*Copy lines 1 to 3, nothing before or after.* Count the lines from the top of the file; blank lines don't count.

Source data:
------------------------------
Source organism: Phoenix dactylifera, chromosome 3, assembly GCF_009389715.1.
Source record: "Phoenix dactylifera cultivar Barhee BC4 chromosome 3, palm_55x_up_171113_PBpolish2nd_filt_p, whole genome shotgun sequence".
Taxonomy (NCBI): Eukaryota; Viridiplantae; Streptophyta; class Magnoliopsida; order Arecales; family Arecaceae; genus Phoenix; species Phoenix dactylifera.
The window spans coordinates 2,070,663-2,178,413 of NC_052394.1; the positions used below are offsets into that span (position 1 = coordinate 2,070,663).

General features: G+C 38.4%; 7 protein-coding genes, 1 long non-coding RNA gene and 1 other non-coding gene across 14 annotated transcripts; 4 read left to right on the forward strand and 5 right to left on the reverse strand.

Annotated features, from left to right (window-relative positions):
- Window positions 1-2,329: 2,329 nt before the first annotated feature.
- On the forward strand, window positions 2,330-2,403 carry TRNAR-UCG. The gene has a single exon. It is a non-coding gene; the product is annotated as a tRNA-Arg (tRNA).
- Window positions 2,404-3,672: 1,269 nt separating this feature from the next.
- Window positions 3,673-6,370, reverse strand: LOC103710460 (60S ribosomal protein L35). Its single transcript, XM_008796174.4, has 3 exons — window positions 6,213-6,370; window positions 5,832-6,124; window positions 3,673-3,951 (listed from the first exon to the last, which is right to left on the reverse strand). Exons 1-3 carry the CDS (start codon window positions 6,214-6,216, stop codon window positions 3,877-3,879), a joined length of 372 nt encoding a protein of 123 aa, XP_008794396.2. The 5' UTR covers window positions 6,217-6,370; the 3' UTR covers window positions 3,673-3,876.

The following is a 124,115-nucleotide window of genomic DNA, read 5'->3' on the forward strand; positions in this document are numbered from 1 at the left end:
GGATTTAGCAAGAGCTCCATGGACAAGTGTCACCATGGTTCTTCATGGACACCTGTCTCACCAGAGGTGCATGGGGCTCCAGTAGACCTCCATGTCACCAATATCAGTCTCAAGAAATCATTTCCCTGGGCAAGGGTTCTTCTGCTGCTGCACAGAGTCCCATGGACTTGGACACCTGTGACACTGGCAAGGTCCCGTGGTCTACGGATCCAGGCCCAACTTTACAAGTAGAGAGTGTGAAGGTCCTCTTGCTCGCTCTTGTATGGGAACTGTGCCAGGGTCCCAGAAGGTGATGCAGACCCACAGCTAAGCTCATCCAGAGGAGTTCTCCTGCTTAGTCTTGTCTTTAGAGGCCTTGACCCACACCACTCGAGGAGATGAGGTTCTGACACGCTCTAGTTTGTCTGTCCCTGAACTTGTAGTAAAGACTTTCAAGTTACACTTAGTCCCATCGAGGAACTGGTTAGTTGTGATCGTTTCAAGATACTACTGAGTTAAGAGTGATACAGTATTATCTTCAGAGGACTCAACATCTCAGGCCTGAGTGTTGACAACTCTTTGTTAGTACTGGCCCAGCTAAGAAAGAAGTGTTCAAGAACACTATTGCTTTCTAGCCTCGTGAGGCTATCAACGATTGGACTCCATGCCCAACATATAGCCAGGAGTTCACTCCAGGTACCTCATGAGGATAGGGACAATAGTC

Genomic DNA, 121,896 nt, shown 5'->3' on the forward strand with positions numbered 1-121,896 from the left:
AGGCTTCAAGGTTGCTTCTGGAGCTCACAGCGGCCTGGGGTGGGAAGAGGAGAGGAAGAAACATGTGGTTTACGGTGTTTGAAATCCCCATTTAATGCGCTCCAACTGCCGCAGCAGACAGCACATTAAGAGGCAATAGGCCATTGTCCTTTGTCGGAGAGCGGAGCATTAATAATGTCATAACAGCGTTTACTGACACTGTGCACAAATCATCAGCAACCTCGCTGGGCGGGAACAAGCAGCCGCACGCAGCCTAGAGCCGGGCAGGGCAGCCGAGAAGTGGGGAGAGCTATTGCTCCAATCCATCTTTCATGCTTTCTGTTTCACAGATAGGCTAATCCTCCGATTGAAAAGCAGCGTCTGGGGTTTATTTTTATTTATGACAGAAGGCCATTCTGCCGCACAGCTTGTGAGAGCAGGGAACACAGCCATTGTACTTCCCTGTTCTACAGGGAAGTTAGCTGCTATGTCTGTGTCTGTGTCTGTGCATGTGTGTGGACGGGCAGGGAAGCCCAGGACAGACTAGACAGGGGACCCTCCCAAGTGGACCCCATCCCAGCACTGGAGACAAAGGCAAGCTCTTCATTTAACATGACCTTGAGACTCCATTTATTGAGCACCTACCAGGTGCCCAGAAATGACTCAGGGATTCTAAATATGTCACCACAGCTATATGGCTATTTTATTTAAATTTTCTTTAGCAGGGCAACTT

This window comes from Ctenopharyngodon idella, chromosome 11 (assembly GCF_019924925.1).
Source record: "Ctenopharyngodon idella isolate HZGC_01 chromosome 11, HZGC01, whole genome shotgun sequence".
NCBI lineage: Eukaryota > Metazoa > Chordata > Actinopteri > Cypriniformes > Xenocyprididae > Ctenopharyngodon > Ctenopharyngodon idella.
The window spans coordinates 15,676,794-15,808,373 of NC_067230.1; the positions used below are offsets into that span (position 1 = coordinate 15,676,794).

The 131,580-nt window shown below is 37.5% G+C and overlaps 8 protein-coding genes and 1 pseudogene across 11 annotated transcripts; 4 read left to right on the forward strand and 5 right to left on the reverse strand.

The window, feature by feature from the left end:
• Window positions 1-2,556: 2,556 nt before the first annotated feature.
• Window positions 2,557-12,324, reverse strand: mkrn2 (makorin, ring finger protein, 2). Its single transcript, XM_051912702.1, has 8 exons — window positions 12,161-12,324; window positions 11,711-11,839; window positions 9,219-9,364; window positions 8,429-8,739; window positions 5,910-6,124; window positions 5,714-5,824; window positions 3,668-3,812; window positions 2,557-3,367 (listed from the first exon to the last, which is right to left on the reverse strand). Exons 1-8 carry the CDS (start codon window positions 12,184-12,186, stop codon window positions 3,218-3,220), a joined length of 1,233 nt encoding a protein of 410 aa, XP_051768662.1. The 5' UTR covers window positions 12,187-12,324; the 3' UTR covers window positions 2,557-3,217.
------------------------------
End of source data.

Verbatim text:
Source organism: Phoenix dactylifera, chromosome 3, assembly GCF_009389715.1.
Source record: "Phoenix dactylifera cultivar Barhee BC4 chromosome 3, palm_55x_up_171113_PBpolish2nd_filt_p, whole genome shotgun sequence".
Taxonomy (NCBI): Eukaryota; Viridiplantae; Streptophyta; class Magnoliopsida; order Arecales; family Arecaceae; genus Phoenix; species Phoenix dactylifera.